Sunday, November 23, 2008

Sleep Guidance as Part of a Weight Loss Center's Strategy

Bariatric studies have shown that there is a link between obesity and sleep deprivation. A study reported on in the May 1, 2008 issue of the SLEEP journal was designed to get a better understanding of the link. The researchers found a strong relationship between too-little sleep and obesity in both adults and children. Indeed, too-little sleep appears to be a forerunner of obesity and other illnesses. Therefore, we believe that weight loss or bariatric centers should consider instituting programs to help clients or potential clients get enough sleep as another way to combat obesity.

Of course getting enough sleep is not a magic bullet that will make you thin. You need to watch what you eat and get enough exercise. And in some cases, weight loss medications and even surgery might be necessary. However, getting enough sleep is important and should be included as a tool in weight loss and weight maintenance.

Researchers don’t know exactly what role too-little sleep plays in causing obesity. It is believed, however, that too-little sleep might disrupt the normal processes of two hormones that regulate hunger and fullness. These two hormones are ghrelin and leptin. Ghrelin tells us that we are hungry, and leptin tells us that we are full.

So the more ghrelin in our body, the more we eat. And the more leptin in our body, the less we eat. Too-little sleep seems to cause more ghrelin to be produced than normal, and cause less leptin to be produced than normal. Thus, a person lacking sleep may eat more food than needed, possibly leading, eventually, to obesity.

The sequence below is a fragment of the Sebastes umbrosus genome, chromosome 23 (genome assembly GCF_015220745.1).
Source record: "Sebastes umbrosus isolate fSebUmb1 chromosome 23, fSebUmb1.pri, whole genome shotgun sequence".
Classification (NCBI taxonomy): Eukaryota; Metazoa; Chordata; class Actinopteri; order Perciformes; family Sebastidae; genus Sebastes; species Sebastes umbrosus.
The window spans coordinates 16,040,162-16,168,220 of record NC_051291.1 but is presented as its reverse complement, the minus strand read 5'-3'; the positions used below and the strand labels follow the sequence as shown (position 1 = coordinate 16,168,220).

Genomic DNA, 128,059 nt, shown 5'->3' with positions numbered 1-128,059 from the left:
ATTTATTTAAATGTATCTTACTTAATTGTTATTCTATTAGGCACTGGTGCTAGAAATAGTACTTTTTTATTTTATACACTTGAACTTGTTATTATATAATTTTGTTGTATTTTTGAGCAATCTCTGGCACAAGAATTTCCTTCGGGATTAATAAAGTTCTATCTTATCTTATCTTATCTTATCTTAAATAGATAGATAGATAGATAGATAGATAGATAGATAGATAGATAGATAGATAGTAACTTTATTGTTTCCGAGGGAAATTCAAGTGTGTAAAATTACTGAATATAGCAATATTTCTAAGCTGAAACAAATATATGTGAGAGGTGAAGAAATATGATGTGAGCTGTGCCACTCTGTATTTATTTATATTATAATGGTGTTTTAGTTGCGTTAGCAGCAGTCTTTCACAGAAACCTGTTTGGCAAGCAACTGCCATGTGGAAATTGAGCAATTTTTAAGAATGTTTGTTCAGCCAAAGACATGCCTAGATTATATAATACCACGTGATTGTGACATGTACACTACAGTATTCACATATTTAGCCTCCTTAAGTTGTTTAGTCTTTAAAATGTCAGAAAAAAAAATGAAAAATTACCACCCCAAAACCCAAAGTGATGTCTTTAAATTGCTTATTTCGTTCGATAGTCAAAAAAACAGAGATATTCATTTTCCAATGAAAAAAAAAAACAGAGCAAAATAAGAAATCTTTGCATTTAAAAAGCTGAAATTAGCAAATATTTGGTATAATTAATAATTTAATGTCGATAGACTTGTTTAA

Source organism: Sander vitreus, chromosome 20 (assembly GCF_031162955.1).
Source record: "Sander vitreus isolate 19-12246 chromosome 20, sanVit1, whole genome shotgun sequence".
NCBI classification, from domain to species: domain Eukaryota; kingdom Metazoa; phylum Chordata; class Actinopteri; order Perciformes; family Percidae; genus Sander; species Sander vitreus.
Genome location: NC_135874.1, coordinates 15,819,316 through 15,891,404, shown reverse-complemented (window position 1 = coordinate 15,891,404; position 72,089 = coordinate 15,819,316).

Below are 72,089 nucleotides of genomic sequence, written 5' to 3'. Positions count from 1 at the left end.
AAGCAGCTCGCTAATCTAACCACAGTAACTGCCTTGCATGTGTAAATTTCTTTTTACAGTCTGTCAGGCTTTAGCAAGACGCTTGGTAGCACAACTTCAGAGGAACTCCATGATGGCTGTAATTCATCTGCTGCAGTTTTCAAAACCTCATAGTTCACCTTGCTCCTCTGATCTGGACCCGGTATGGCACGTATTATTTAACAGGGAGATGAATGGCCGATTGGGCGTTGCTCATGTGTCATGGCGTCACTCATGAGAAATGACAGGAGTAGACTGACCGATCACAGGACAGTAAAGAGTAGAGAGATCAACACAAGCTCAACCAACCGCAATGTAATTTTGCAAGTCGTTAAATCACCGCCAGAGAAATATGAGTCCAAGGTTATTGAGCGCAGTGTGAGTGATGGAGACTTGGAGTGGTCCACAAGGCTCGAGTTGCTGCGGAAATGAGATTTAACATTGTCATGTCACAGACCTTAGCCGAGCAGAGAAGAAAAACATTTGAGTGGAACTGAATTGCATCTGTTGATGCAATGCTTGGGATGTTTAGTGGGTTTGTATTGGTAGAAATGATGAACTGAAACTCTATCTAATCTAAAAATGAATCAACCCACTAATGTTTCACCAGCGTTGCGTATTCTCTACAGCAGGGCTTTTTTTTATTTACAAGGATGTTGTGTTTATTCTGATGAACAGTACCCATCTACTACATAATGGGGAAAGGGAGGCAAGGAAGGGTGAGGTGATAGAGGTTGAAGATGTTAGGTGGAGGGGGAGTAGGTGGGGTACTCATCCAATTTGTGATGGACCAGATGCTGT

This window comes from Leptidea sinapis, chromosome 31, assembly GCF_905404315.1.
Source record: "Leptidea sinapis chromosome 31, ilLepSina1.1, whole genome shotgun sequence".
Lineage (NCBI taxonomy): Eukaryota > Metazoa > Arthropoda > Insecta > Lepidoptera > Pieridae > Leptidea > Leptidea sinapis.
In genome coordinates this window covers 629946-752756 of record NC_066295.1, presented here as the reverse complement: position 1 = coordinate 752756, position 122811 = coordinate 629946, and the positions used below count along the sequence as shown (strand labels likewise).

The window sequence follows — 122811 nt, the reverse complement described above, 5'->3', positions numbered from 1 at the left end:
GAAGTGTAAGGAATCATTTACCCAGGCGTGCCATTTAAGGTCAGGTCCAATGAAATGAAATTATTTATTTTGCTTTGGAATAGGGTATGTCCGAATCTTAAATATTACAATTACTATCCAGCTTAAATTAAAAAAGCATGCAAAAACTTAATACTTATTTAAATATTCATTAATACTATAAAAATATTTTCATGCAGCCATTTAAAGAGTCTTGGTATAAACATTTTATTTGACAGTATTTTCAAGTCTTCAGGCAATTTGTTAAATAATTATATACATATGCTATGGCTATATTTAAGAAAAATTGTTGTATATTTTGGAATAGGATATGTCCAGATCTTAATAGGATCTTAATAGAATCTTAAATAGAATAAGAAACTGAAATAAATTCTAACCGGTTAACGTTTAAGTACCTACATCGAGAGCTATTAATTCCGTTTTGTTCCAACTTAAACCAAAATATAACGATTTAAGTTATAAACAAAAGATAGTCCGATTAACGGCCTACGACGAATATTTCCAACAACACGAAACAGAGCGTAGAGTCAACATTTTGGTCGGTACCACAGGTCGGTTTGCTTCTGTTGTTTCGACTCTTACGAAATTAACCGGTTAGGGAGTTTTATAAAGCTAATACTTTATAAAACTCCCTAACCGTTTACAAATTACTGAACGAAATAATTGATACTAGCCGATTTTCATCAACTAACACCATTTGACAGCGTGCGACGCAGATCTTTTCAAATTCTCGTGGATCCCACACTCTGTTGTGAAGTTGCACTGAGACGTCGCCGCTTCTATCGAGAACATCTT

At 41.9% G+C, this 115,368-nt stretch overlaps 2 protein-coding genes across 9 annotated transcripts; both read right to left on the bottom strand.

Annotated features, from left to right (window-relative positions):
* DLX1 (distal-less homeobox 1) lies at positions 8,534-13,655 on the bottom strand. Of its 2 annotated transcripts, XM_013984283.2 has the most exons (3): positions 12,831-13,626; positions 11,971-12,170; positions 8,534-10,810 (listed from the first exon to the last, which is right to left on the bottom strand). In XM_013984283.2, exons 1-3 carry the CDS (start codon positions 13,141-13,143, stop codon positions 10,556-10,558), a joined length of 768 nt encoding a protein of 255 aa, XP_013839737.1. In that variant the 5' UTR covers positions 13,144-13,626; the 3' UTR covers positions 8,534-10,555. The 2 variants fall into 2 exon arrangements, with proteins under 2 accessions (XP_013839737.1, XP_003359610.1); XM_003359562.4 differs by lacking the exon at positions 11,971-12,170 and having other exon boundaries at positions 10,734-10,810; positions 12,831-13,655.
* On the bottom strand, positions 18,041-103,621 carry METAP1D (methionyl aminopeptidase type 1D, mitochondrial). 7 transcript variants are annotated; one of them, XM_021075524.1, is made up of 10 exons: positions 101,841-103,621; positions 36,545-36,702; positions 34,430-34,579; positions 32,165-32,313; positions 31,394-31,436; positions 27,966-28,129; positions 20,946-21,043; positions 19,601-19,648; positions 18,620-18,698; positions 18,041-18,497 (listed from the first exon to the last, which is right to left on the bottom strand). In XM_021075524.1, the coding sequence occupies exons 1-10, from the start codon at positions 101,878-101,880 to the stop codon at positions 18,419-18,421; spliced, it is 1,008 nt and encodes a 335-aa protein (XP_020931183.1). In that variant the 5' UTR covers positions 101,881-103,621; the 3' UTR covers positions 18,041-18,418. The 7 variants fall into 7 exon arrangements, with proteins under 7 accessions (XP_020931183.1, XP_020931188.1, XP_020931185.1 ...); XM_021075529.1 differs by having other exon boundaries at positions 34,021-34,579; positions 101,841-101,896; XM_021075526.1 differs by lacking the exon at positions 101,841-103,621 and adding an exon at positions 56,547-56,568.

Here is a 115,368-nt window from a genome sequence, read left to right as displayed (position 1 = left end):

Too-little sleep also produces some immediate problems. Too-little sleep interferes with the decision making process. And some studies have shown that a person who has had too-little sleep might operate an automobile in a way similar to that of someone who has drunk too much alcohol. And some children who are sleep deprived have been misdiagnosed as hyperactive.

Moreover, according to a study done in New Zealand, children who are sleep-deprived are more likely to weigh more during adulthood than children who receive enough sleep. Specifically, children who receive less than eleven hours of sleep per night are likely to weigh more as adults than children who receive more than 11 hours of sleep per night. The study researchers recommend that children between 5 and 12 get approximately 12 hours of sleep per night, and that teenagers get at least 8.5 hours of sleep per night.

Bariatric or weight loss centers, that don't already do so, should establish programs that give sleep guidance to clients and their children. These programs could include Website information, seminars, and face-to-face consultation. These programs should emphasize the importance of sleep, including its long term effects. Providing sleep guidance could be an element in a weight loss or bariatric center’s strategic plan.



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